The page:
Good teams find a way to win
You know, the same is true in business. Good people and good companies do ultimately come out ahead. They may not win today or tomorrow, but if they're really good at what they do and consistently make good decisions, sooner or later they're going to come out on top.
Now, there's an old football adage that goes, "Any given team can win on any given Sunday." It's absolutely true. And just as there are all sorts of factors that determine the outcome of an NFL game, plenty of factors are out of our control in the business world. Take luck for example. Luck definitely plays a role in business outcomes. The same can be said of championship poker, a game where skill and luck are both involved.
In a recent interview, world poker champion Antonio Esfandiari said, "On any given night you can lose a ton of money," and then went on to explain how the best players will always win in the long run. If you consistently make good decisions over a period of years, the law of averages will eventually prevail and the more skilled players will come out ahead. He said:
It's a pretty calculated decision process that you go through as a professional poker player if you want to be successful. It's all about making good decisions. And if you keep making good decisions mathematically and you keep putting your money in with the best hand ... you know the beautiful thing about poker is the bad player can always win, and sometimes it's just not your night no matter what you do. I can make the best decisions, get the best cards and still lose. But in the end, math will prevail and you will come out ahead.
As inspiring as all that sounds, making good decisions is anything but a slam dunk in the business world. That's still where the rubber meets the road. You read a lot about the reasons behind business failure these days, but it nearly always comes down to executives and business leaders making bad decisions, and usually more than once.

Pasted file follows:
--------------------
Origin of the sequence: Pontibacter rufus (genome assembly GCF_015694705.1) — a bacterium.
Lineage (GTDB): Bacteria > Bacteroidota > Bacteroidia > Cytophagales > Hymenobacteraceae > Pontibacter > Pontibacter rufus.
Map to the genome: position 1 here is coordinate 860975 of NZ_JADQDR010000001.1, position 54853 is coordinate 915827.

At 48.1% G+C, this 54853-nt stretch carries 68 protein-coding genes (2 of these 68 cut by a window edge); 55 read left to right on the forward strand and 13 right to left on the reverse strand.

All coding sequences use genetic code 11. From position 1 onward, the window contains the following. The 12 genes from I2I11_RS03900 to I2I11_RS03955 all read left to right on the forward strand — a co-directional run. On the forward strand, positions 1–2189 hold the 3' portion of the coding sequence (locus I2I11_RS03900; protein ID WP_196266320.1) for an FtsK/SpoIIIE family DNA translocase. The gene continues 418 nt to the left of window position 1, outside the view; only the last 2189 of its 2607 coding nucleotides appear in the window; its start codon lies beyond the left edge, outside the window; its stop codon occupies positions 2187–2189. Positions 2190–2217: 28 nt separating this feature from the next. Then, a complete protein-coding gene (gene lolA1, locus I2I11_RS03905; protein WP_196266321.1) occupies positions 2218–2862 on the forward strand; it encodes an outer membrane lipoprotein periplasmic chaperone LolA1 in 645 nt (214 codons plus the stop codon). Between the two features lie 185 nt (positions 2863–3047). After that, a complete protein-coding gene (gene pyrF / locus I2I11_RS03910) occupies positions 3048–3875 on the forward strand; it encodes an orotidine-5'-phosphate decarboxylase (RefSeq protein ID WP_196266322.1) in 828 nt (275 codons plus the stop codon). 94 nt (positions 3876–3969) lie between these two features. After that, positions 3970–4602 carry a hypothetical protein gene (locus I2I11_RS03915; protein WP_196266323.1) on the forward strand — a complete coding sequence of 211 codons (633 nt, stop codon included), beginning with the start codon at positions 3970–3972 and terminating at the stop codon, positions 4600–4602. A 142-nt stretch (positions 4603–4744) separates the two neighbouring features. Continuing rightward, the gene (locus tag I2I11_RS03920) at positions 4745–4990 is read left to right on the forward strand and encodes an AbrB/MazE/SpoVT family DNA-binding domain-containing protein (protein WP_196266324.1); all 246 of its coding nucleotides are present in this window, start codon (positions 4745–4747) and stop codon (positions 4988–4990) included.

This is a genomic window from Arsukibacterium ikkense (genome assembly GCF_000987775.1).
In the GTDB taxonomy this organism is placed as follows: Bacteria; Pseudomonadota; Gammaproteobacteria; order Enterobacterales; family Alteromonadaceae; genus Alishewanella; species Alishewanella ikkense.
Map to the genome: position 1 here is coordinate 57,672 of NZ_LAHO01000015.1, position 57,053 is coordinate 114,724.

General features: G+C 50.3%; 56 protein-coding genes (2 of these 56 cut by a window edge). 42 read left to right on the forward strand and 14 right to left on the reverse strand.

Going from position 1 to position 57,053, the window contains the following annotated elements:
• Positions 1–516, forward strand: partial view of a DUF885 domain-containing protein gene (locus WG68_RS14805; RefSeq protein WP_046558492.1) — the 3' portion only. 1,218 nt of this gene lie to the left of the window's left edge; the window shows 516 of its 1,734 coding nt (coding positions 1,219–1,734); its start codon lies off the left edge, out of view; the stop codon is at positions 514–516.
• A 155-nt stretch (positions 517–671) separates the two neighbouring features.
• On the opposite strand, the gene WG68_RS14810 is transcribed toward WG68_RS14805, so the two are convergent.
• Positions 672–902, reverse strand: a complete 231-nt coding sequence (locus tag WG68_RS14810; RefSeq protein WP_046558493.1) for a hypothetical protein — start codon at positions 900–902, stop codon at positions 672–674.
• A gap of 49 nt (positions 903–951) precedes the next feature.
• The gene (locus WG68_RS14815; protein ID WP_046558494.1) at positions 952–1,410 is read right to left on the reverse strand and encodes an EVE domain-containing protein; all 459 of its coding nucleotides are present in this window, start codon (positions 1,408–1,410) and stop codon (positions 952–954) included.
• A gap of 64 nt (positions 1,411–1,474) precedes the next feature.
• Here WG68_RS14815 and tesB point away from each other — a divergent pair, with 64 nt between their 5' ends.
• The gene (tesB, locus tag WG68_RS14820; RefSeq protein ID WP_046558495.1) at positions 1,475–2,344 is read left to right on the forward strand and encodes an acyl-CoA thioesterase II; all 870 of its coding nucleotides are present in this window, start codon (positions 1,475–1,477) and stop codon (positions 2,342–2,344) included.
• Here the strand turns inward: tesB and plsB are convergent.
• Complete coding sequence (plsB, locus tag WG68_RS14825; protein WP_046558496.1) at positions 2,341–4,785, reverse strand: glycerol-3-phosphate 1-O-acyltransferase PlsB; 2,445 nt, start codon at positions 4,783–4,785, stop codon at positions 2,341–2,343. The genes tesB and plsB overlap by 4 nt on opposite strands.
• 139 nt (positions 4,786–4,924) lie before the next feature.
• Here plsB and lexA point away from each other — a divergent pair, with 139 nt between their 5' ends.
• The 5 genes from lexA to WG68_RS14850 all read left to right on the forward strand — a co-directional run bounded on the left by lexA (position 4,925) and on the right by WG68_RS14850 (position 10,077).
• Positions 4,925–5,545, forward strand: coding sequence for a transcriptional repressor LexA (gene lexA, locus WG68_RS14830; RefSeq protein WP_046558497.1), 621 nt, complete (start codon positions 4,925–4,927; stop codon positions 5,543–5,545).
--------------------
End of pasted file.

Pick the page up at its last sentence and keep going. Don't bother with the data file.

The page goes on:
Having been around the business and corporate worlds for decades, I've seen hundreds of companies go down for the count, executives too. And you know what? They all had it coming. And that includes me and some of the companies I worked for, as well. I honestly don't think I've ever seen an executive or a company fail that shouldn't have.
Sometimes, good companies start making bad decisions. And when that becomes chronic, they inevitably begin to spiral downward. There are plenty of examples of that, these days: Bank of America, HP, Kodak, Nokia, RIM, Sony, Sprint and Yahoo, to name a few.
There are also a number of interesting corollaries to the concept that good companies, good teams and good people find a way to win:
- Good ideas get funded. What entrepreneurs and their companies do with the money is another story.
- Good marketing pays off. The problem is that good marketing, like good marketers, is just so rare these days.
- Competition separates the cream from the crop. Tough competition brings out the best in good executives and leaders. They make good decisions under duress.
- Learning to win by making consistently good decisions is an iterative process. What doesn't kill you only makes you stronger if you gain wisdom and learn from it.
Now, there's a lesson here for everyone who thinks that, for whatever reason, the deck is stacked against them. I've known a lot of those people, over the years. The lesson is this. The deck isn't stacked against you. You have more control over the long-term outcome of your life's work than you realize.
Sure, you've got to be good at what you do, make good decisions, take appropriate risks, and work hard and smart, among other things. And you've got to do all that consistently over a long period of time. If you don't, you have only yourself to blame. And if you do, I seriously doubt if you'll have anything to complain about when it's all said and done.
Just ask any coach in the NFL. Any team may win on any given Sunday, but there's a reason why some coaches and teams win consistently over time. That's why there are dynasties in every sport. There are dynasties in the corporate world, too.
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